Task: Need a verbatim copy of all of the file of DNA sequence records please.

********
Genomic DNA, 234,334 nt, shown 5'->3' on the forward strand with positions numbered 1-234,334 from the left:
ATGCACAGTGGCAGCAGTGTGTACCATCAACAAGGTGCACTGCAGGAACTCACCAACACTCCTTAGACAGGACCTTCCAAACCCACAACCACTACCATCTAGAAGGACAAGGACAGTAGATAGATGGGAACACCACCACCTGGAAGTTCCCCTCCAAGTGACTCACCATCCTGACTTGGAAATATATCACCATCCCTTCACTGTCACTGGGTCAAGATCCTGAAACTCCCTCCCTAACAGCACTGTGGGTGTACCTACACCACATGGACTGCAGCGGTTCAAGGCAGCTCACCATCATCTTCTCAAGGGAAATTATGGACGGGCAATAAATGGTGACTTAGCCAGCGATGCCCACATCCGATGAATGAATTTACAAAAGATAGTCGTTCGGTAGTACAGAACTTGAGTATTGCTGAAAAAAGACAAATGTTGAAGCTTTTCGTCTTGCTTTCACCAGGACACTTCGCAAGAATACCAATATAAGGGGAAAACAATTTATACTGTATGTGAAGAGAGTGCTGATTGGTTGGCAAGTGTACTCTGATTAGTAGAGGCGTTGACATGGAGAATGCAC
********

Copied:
Genomic DNA, 234,334 nt, shown 5'->3' on the forward strand with positions numbered 1-234,334 from the left:
ATGCACAGTGGCAGCAGTGTGTACCATCAACAAGGTGCACTGCAGGAACTCACCAACACTCCTTAGACAGGACCTTCCAAACCCACAACCACTACCATCTAGAAGGACAAGGACAGTAGATAGATGGGAACACCACCACCTGGAAGTTCCCCTCCAAGTGACTCACCATCCTGACTTGGAAATATATCACCATCCCTTCACTGTCACTGGGTCAAGATCCTGAAACTCCCTCCCTAACAGCACTGTGGGTGTACCTACACCACATGGACTGCAGCGGTTCAAGGCAGCTCACCATCATCTTCTCAAGGGAAATTATGGACGGGCAATAAATGGTGACTTAGCCAGCGATGCCCACATCCGATGAATGAATTTACAAAAGATAGTCGTTCGGTAGTACAGAACTTGAGTATTGCTGAAAAAAGACAAATGTTGAAGCTTTTCGTCTTGCTTTCACCAGGACACTTCGCAAGAATACCAATATAAGGGGAAAACAATTTATACTGTATGTGAAGAGAGTGCTGATTGGTTGGCAAGTGTACTCTGATTAGTAGAGGCGTTGACATGGAGAATGCAC